The Democrats behind the idea include Sen. Elizabeth Warren and Rep. Alexandria Ocasio-Cortez, who say mergers could lead to further job losses and price increases for a populace reeling from the virus’s effects.
Ocasio-Cortez and Warren introduced the Pandemic Anti-Monopoly Act on April 28, which would put a moratorium on mergers involving companies with over $100 million in revenue or financial institutions (FIs) with more than that in market capitalization.
Republicans on the House of Representatives Judiciary Committee, in a letter addressed to antitrust enforcers with the Justice Department and the Federal Trade Commission, say the opposite, arguing that lawful mergers should be allowed to go forward no matter what.
“A broad ban on M&A activity would deny American entrepreneurs and companies the managerial expertise that comes with strategic partnerships, expertise that will enhance recovery and help avoid business failures and an onslaught of bankruptcy filings,” the letter, led by the top Republican on the committee, Rep. Jim Jordan, said.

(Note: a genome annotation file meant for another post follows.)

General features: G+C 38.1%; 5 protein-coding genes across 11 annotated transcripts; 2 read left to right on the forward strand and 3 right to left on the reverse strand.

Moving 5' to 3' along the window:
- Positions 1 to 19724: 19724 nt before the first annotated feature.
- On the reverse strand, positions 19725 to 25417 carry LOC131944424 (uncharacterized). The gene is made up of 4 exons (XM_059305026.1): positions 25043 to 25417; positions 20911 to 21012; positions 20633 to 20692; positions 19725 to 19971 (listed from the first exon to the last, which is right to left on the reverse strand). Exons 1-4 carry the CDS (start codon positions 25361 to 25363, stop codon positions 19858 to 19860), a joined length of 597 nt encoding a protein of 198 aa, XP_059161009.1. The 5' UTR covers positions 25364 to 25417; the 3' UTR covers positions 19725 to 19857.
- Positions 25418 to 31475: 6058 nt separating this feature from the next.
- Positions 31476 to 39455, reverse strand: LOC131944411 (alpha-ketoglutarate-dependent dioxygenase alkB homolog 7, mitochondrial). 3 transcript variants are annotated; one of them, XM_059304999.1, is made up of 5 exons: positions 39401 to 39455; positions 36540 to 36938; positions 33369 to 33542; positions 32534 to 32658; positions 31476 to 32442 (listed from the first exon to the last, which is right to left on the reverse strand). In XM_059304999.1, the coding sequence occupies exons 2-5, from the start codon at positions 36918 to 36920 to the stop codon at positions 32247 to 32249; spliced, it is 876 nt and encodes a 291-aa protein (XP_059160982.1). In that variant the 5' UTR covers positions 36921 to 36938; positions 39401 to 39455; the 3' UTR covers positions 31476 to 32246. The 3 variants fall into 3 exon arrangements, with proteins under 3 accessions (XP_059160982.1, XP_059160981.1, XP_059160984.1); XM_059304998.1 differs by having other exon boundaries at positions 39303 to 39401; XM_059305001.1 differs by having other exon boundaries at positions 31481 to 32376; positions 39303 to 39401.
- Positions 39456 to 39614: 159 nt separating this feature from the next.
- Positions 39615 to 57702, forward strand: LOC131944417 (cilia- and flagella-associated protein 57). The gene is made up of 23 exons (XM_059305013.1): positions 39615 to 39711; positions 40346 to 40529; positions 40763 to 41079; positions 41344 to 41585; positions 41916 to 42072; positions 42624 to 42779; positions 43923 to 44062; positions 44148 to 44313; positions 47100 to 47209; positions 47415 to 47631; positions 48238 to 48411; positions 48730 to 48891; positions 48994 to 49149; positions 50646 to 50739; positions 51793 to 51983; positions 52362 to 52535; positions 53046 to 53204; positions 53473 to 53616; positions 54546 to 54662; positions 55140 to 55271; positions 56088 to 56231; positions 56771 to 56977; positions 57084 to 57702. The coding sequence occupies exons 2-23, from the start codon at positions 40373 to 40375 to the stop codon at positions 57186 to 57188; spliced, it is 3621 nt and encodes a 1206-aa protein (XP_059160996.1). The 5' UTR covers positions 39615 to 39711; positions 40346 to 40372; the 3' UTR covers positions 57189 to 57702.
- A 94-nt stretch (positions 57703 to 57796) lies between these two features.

The letter was spearheaded by Jordan and co-signed by Reps. Ken Buck, Matt Gaetz, Kelly Armstrong and Gregory Steube.
It was addressed to Makan Delrahim, head of the Justice Department’s Antitrust Division, and Federal Trade Commission (FTC) Competition Director Ian Conner. Delrahim, speaking with CNBC, said the idea of a moratorium on mergers was “misguided.”
On Thursday (May 14), PYMNTS will be holding a roundtable on the status of M&A during the pandemic. Hosted by CEO Karen Webster, the panel will ask questions about whether or not merger policy should change, how that should happen if so, whether to loosen the grip of antitrust laws on big tech or make them stricter, and how the decisions made will affect innovation, entrepreneurs and startups.
Those interested can sign up online.
Even before the pandemic, antitrust issues were hitting big businesses. But the pandemic’s effects on the economy could make the status of M&A a question mark in the foreseeable future.